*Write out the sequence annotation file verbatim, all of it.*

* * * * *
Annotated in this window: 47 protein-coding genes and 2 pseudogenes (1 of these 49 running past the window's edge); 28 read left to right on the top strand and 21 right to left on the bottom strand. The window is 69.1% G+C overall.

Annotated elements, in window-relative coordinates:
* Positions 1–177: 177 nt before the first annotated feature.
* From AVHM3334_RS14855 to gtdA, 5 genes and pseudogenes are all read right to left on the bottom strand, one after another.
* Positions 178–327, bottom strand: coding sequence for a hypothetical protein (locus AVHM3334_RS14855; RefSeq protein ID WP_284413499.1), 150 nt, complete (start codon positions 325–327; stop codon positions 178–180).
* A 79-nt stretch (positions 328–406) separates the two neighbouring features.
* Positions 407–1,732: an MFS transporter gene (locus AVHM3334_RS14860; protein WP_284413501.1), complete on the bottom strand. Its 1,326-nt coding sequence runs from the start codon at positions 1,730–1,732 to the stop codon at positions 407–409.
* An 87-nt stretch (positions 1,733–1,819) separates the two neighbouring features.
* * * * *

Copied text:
Annotated in this window: 47 protein-coding genes and 2 pseudogenes (1 of these 49 running past the window's edge); 28 read left to right on the top strand and 21 right to left on the bottom strand. The window is 69.1% G+C overall.

Annotated elements, in window-relative coordinates:
* Positions 1–177: 177 nt before the first annotated feature.
* From AVHM3334_RS14855 to gtdA, 5 genes and pseudogenes are all read right to left on the bottom strand, one after another.
* Positions 178–327, bottom strand: coding sequence for a hypothetical protein (locus AVHM3334_RS14855; RefSeq protein ID WP_284413499.1), 150 nt, complete (start codon positions 325–327; stop codon positions 178–180).
* A 79-nt stretch (positions 328–406) separates the two neighbouring features.
* Positions 407–1,732: an MFS transporter gene (locus AVHM3334_RS14860; protein WP_284413501.1), complete on the bottom strand. Its 1,326-nt coding sequence runs from the start codon at positions 1,730–1,732 to the stop codon at positions 407–409.
* An 87-nt stretch (positions 1,733–1,819) separates the two neighbouring features.